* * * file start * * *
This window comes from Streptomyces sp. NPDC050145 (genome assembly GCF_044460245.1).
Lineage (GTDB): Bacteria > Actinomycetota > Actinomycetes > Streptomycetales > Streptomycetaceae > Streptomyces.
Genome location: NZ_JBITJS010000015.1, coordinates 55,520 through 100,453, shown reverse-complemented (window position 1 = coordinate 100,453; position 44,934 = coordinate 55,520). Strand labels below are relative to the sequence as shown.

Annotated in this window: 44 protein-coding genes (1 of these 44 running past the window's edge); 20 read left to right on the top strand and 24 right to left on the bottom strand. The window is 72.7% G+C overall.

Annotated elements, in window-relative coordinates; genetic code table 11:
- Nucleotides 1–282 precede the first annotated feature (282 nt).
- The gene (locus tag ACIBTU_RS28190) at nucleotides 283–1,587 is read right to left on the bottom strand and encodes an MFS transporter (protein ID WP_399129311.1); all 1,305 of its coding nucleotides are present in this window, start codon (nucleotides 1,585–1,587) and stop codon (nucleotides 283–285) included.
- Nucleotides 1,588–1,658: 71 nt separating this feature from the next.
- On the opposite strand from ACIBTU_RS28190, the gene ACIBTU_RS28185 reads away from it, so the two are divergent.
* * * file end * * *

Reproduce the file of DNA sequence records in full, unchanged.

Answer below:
This window comes from Streptomyces sp. NPDC050145 (genome assembly GCF_044460245.1).
Lineage (GTDB): Bacteria > Actinomycetota > Actinomycetes > Streptomycetales > Streptomycetaceae > Streptomyces.
Genome location: NZ_JBITJS010000015.1, coordinates 55,520 through 100,453, shown reverse-complemented (window position 1 = coordinate 100,453; position 44,934 = coordinate 55,520). Strand labels below are relative to the sequence as shown.

Annotated in this window: 44 protein-coding genes (1 of these 44 running past the window's edge); 20 read left to right on the top strand and 24 right to left on the bottom strand. The window is 72.7% G+C overall.

Annotated elements, in window-relative coordinates; genetic code table 11:
- Nucleotides 1–282 precede the first annotated feature (282 nt).
- The gene (locus tag ACIBTU_RS28190) at nucleotides 283–1,587 is read right to left on the bottom strand and encodes an MFS transporter (protein ID WP_399129311.1); all 1,305 of its coding nucleotides are present in this window, start codon (nucleotides 1,585–1,587) and stop codon (nucleotides 283–285) included.
- Nucleotides 1,588–1,658: 71 nt separating this feature from the next.
- On the opposite strand from ACIBTU_RS28190, the gene ACIBTU_RS28185 reads away from it, so the two are divergent.